Dr. Copperman Interview

Dr. Copperman at his clinic

Interview with Dr. Terry Copperman

Terry Copperman, M.D., is the Director of the Personal Kiatsu School and an instructor in the school since it was started in 1993. He is 5th Don rank in Ki Aikido and Joden rank in Ki training.

Tell us about your medical background.

I graduated from the University of Hawaii School of Medicine in 1975. After I completed one year of residency in internal medicine, I moved to Eugene, Oregon, where I have practiced family medicine for over 40 years.

I have tremendous respect and appreciation for the science of evidence-based medicine, and apply it with love and humility to serve my patients.

How long have you been a student of Ki training (Kiatsu)? What got you started?

I have long been interested in the impact of the mind on health, but didn’t begin Aikido training until 1978. One of my family practice mentors introduced me to medical hypnosis early on. When I first entered the dojo, I observed Aikido students doing things as training exercises that I had been taught were only possible with the deep relaxation induced by a hypnotic trance. I found this fascinating and became involved in Ki and Aikido training.

What are some of the experiences you have had personally with Kiatsu that make you feel it is worth investigation?

In 1981 I attended a seminar with Master Koichi Tohei, the founder of Ki Aikido and Kiatsu. A woman in the audience stated that since a whiplash injury sustained in a car crash 15 years ago, she had been unable to bend her neck. Tohei Sensei pressed her and her neck immediately became flexible, and she regained full range of motion.

Several years later, I observed an overweight 12 year old child who sprained his wrist at the beginning of a children’s Ki Aikido camp. The wrist was immediately painful, red and swollen. In my professional medical judgment, I anticipated the child would need to remain in a splint for four to six weeks. Tabata Sensei pressed him for 45 minutes after class and sent him to bed. The next morning, the child’s wrist was pain free, normal in color, and without swelling. He rejoined the morning classes, and trained uneventfully for the rest of the weekend. Medically, this was miraculous.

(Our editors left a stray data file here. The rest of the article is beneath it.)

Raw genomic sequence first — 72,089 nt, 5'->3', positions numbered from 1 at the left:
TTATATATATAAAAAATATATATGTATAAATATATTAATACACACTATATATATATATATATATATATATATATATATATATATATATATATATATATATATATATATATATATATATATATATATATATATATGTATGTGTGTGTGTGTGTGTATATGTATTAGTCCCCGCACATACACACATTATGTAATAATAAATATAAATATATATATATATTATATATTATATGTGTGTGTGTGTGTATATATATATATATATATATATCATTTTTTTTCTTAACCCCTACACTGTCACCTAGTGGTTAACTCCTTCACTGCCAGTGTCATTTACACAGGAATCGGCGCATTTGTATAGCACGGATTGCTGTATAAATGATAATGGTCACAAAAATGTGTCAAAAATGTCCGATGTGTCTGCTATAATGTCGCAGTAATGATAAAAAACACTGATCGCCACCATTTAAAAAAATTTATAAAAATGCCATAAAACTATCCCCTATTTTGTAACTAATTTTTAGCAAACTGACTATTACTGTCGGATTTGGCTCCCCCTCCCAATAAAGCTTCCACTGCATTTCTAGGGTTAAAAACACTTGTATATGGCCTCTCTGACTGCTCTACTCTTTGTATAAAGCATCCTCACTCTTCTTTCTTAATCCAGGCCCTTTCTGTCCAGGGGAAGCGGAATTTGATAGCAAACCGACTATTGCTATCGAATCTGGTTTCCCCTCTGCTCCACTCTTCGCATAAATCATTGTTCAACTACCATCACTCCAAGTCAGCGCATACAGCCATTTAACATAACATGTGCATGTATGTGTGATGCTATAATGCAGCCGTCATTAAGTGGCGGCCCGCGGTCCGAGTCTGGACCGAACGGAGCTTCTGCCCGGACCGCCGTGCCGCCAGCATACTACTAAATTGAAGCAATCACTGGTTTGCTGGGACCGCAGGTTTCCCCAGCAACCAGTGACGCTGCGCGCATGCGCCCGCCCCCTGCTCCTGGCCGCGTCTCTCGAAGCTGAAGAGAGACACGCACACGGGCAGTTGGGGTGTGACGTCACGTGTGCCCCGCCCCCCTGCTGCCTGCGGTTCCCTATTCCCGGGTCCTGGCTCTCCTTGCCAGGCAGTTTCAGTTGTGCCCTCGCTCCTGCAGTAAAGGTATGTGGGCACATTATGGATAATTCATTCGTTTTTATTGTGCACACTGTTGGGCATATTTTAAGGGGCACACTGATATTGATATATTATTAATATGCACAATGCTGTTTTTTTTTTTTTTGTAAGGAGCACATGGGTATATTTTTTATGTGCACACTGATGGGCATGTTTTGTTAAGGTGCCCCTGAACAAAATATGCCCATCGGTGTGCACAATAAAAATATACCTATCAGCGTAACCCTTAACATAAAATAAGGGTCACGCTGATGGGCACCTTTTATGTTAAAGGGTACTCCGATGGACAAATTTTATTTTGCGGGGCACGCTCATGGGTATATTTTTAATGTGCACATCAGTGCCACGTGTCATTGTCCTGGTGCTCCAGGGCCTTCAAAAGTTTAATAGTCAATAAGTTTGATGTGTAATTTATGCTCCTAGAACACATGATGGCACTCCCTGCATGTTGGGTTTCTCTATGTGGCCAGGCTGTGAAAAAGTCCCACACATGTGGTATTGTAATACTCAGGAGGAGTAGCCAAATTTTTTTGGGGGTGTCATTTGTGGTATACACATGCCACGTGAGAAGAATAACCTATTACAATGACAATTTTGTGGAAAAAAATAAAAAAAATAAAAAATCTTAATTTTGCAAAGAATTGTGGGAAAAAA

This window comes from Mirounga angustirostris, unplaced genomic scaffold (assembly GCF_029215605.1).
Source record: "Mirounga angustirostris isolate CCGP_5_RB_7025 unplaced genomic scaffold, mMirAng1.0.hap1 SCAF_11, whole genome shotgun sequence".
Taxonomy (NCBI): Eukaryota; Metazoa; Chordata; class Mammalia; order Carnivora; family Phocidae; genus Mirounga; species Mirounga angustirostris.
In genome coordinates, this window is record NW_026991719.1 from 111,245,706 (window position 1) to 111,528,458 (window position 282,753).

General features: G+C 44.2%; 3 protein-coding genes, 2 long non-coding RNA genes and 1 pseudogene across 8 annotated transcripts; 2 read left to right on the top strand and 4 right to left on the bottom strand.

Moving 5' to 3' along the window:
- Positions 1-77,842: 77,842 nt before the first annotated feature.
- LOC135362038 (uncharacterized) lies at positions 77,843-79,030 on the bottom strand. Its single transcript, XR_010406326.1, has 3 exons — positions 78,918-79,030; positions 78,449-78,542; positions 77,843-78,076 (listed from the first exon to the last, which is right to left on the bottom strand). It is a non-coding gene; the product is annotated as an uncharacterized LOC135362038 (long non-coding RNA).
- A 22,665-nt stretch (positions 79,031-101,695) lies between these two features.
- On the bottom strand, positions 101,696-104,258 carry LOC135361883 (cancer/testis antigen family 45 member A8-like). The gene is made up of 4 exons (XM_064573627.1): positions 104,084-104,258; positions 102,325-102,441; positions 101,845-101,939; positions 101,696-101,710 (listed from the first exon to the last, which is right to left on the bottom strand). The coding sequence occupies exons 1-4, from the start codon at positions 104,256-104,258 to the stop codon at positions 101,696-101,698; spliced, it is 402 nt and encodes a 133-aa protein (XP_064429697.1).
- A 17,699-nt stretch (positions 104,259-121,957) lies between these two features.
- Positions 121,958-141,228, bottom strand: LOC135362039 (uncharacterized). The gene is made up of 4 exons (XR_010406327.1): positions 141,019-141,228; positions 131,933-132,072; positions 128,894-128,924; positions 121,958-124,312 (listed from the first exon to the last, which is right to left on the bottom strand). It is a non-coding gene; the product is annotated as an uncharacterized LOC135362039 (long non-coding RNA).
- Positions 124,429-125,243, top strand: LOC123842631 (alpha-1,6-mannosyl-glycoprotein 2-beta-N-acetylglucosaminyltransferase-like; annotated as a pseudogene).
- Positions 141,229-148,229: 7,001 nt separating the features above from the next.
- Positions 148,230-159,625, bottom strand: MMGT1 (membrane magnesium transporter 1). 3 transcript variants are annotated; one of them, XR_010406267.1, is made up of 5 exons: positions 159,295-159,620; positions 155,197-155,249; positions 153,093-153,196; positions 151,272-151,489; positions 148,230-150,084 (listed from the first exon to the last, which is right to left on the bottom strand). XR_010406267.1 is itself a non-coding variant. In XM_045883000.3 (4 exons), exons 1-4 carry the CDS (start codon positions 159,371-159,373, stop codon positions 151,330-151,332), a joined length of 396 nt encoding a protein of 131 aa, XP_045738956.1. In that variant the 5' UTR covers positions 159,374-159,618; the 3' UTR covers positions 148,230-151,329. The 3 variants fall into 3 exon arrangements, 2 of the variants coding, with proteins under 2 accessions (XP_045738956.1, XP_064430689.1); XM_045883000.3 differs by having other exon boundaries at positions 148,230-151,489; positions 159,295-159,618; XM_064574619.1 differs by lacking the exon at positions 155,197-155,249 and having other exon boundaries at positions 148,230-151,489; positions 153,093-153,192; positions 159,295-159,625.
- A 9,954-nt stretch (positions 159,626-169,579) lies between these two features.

Years later, after I had trained Kiatsu for about 10 years, I burned my left palm. Two-thirds of my palm was blistered, red, and painful—a second degree burn which ordinarily takes two weeks to heal. I pressed it for about three hours, by which time the pain and blisters were markedly improved. The next day, I pressed it for 30 minutes, resolving the residual swelling. My hand was pain free and fully functional. The burned skin was leathery. It peeled seven days later, leaving normal skin underneath.

This and many other experiences have led to my hypothesis that Kiatsu may change the body’s immediate response to an injury from inflammation to repair, decreasing the extent of tissue damage and speeding the healing process.

Recently, I helped a family member go through traditional chemotherapy for lymphoma. During those chemo cycles, when I pressed him for 30 to 45 minutes on days 1 through 4 of the cycle, he experienced approximately a one-third reduction in nausea and fatigue. Weight loss was a common phenomenon with this chemo, but his weight stayed stable through the six months of treatment.

How do Kiatsu and Western evidence-based medicine interact? Are they in conflict?

Consider the case of high blood pressure and stroke. Western medicine will help you to make the correct diagnosis and has developed many medicines to complement lifestyle improvement. Ki training and Ki breathing can have a major effect on stress levels and may decrease the number of medicines required to control blood pressure, thus decreasing side effects. If a stroke does occur, we believe that Kiatsu may complement medical treatment of the stroke and improve the speed and degree of recovery, based on our experiences. Western medicine, Ki training, and Kiatsu are complimentary.

In the Kiatsu school, we always rely on Western medicine to establish an accurate diagnosis and work with people’s physicians for all serious medical problems.

What are your plans for future research into Ki and Kiatsu?

I am excited to define how Kiatsu can help treat medical problems. Our first project is a pilot study on migraine prevention, and I hope to follow the first study with several additional studies on migraines. Strokes, concussions, burns, and injuries are areas of future interest. Perhaps the most important research in the future will be to determine the biological mechanisms that create the dramatic recoveries we have witnessed, which has the potential to help improve everyone’s health and well being.


Dr. Copperman Interview August 31, 2017

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